'The Shock of the Fall' - Review

Fiction does not always get the portrayal of mental illness right. The recent uproar over the hit Netflix series Thirteen Reasons Why, based on the bestselling novel by Jay Asher, is one of the more well-known instances of this, as critics pointed out problematic elements that reinforced existing myths, like the idea that loving someone enough can prevent them from killing themselves. When it comes to schizophrenia, depictions don’t get any better. A study of entertainment media in 2012 revealed that around 80% of fictional characters affected by this illness were portrayed as violent and dangerous to those around them, whilst nearly a third were seen as homicidal. Unsurprisingly, this has done nothing to help the 220,000 people in the UK who are being treated for a disease which, thanks to these ideas, have ensured that most people fear schizophrenia without attempting to understand it.

Enter Nathan Filer, a registered mental health nurse whose 2013 debut novel The Shock of the Fall has won several literary awards, including the Costa Book of the Year. Having worked on the manuscript for a gruelling seven years, and admitting in an interview that nothing from the first draft made it into the final product, it’s clear that Filer took great care to ensure that his work would be as accurate and sensitive as possible; something that he must have known would be important, given his past professional experience.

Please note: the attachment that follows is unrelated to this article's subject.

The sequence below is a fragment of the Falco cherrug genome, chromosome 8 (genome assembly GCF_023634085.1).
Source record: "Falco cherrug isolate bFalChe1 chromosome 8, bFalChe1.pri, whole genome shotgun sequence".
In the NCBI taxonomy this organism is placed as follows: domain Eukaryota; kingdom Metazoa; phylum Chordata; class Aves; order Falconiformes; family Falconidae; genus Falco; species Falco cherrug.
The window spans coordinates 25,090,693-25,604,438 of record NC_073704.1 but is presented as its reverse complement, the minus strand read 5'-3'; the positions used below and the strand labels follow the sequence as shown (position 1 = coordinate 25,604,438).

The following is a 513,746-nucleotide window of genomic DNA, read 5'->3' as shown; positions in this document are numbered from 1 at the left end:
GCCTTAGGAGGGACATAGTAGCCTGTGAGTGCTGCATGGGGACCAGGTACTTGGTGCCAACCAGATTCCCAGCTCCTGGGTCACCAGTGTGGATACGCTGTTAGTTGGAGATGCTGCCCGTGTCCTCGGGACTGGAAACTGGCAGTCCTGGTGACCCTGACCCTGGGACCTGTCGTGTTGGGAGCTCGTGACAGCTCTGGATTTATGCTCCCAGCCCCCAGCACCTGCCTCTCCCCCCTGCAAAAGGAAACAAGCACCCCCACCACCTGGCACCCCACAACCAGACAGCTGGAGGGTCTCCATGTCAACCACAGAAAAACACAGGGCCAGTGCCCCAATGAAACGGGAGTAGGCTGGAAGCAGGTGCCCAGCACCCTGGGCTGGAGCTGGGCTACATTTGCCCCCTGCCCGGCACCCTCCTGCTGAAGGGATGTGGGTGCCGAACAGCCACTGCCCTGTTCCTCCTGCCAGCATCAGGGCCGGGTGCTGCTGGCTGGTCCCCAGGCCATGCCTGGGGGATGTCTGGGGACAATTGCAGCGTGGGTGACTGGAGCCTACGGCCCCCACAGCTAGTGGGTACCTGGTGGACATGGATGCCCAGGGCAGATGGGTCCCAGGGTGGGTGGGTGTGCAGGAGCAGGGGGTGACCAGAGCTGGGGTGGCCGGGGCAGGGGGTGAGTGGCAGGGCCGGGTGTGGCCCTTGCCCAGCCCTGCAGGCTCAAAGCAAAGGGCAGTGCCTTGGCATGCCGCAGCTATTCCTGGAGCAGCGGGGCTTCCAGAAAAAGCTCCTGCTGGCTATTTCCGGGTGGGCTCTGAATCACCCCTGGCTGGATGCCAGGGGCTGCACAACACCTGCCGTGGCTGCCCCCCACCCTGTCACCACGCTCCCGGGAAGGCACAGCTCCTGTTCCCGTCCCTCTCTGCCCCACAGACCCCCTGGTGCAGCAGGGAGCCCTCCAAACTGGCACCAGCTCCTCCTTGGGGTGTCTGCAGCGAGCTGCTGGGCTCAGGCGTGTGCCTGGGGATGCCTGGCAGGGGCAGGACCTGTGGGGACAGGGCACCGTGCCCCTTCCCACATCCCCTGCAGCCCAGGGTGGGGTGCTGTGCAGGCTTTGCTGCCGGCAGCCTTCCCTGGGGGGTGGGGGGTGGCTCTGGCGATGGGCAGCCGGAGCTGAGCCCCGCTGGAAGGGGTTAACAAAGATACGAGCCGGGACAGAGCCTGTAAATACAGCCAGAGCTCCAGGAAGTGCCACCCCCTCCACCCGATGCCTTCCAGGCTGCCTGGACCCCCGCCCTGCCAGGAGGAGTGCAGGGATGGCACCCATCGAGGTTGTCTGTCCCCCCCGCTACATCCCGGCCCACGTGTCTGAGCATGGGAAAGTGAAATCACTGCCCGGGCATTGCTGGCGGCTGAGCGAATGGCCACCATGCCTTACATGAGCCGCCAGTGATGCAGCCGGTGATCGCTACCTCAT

Sarah Lee, The Guardian

The end result is a masterpiece of both humour and heartbreak. Following the story of Matthew, a young man typing up his experiences of schizophrenia whilst struggling with the guilt of his brother Simon’s death, Filer has created a character for whom people will feel compassion rather than fear, masterfully demonstrating the realities of the illness whilst not allowing it to determine Matthew’s whole personality. It’s an emotional rollercoaster to read, leaping from touching scenes like the description of Matthew’s secret handshake with his Dad, to the painful recollections of what happened to Simon. At no point do Matthew’s actions feel threatening or unreasonable: with the narrative placed squarely in Matthew’s hands, we can understand exactly why he thinks the way he does, and can sympathise with his struggles. It’s a much-needed change to how schizophrenia is usually portrayed, and can only serve to improve public perceptions of those going through battles similar to Simon and Matthew's. While it’s not a popular original show, it does far better than any existing entertainment in matching an enthralling plot with a helpful, positive representation of mental illness. Netflix, take note: this is how it’s done.